Which technical sessions or BOFs have you heard about that you're thinking about attending?
I honestly haven't looked at the schedule yet. I usually do everything last minute, but with the new Java One reservation system (where signing up in advance gives you the right to be in the room when its over crowded, which often happens for the best talks) I may have to go sign up soon!
Anything else you'd like to tell us about?
Sure! I'd like the help get word out about podcasts. When I've mentioned our podcast to some Java programmers, they said things like "sorry, I don't have an ipod!". It's a common misconception (which Apple probably benefits from) that podcasting requires an ipod.
A podcast is simply an audio file you can listen to. However, the podcasts are wrapped in some extra metadata which makes them easier to deal with. For example, you can subscribe to a podcast, which means that as soon as new episodes are released, they are downloaded for you.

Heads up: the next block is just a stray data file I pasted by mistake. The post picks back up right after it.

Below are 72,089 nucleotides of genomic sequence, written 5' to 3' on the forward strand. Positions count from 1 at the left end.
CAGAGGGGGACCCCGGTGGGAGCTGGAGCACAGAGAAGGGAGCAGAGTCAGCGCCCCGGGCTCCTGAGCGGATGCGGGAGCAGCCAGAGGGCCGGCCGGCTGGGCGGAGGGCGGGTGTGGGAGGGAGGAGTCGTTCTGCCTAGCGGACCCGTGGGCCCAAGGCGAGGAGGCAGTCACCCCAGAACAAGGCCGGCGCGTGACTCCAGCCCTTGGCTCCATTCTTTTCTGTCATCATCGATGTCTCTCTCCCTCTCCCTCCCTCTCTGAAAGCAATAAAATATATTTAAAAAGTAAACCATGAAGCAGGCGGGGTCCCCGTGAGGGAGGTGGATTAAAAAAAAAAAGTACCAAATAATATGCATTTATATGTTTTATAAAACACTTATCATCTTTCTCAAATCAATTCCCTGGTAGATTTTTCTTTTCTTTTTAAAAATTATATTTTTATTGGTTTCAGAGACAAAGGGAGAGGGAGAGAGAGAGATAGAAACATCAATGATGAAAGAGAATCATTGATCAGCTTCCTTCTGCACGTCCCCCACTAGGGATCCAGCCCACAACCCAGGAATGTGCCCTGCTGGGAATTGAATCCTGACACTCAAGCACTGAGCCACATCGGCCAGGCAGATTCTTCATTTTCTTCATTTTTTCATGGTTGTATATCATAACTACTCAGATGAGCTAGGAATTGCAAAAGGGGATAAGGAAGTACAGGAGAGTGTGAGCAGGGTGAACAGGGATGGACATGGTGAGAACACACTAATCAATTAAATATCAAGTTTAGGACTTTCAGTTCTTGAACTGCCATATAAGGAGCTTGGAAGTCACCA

Others have asked me why they would want to listen to computer news when they can read the same information so much faster in blogs. Podcasts are not a replacement for blogs, in much the same way that radio is not a replacement for newspapers. I read blogs when I'm at my computer. But when I'm commuting to work, or washing dishes, or just cleaning the house, I like to listen to podcasts using my ipod (hence the name podcast, but any portable music player will do).
I prefer podcasts over listening to the radio, because radio programs typically have to cater their programming to general population interest topics: celebrity news and sports. With podcasts, you can have extremely specialized interest programs, and even if there is just one listener in each town, that makes a pretty large listener population worldwide.
So, if you haven't checked out podcasts yet, give it a try and see if you like our Java related podcast—the The Java Posse.